I love the outback, and the far north of Western Australia has always intrigued me. When my daughter was younger our family did a few trips up north during the school holidays. On those trips we travelled up the Great Northern Highway, through old mining towns like Cue and Meekatharra, to the Karajini National Park. We visited some magical places such as a canyon full of beautiful Indigenous Australian rock carvings, climbed through gorges and swam under waterfalls.
On another trip we travelled for six weeks, north from Perth as far as Fitzroy Crossing. We were planning to travel all the way up to Darwin, but didn't get that far as we didn't want to rush...and there was so much to see. We camped in Broome for about three weeks in the middle of winter...it was so warm we could swim in the ocean every day.
It's truly magical up there and I'd recommend a trip to anyone. Although it's much more developed now than it would have been twenty or even ten years ago, it's still relatively uncommercialised, compared to many places in Australia. In many ways, the Kimberley and Pilbara regions are some of Australia's last frontiers.
Over the years I've noticed that many people born in Western Australia haven't explored much, if any, of their vast and spectacular state, whereas travellers from overseas venture far and wide. Why is that?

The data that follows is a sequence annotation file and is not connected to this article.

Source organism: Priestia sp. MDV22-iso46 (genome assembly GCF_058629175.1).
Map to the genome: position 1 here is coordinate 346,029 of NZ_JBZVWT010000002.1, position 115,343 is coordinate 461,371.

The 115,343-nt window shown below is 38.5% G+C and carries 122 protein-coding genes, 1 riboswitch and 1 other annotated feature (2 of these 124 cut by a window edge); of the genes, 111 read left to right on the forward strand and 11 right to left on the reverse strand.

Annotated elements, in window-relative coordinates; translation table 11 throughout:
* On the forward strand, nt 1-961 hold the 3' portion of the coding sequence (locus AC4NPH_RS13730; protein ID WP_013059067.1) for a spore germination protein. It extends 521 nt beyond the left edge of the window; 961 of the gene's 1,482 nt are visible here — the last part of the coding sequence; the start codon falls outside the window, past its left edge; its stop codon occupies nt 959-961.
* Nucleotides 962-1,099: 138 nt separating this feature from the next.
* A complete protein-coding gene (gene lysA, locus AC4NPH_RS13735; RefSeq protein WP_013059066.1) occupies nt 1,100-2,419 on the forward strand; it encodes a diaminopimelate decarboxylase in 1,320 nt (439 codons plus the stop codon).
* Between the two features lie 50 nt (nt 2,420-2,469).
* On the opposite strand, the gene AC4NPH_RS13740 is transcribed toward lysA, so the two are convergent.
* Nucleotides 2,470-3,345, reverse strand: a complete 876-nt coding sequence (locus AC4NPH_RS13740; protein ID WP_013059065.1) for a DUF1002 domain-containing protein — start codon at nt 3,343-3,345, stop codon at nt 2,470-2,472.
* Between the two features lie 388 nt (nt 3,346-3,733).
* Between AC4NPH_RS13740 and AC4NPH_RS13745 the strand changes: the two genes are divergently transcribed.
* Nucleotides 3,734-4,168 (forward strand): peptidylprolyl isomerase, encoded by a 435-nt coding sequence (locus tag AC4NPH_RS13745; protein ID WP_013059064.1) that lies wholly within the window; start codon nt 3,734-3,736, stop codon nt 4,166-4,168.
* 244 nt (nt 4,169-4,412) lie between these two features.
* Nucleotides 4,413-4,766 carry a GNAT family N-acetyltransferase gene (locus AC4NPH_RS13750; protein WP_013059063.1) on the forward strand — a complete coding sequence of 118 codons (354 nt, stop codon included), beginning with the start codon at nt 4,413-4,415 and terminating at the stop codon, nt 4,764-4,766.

The drive north from Perth to Broome is beautiful. Just before the turn off to Broome there's a rather spooky stretch of road that passes through Roebuck Plains. If you can time your journey, driving through this area as the sun is setting is quite incredible - there's something very humbling about the stark severity of the Australian outback.
Once past Broome there are islands off the coast that can be rented by groups or families - this is a truly amazing experience. Watching the lights of Onslow twinkling along the Onslow shore from your own private island is a once in a lifetime opportunity.
I really enjoy the nothingness. You can drive for hours and only see road trains. I also love the smell of the scrub near the coast up north, it makes you feel like you're REALLY on holiday and that you're miles from anywhere.
Yes, as far as Cape Leveque. The coastline is amazing, and the colours of the inland simply breathtaking. Forget Broome except for the Bird Observatory. It is over-hyped and has a seamy side which needs to be addressed with better social services.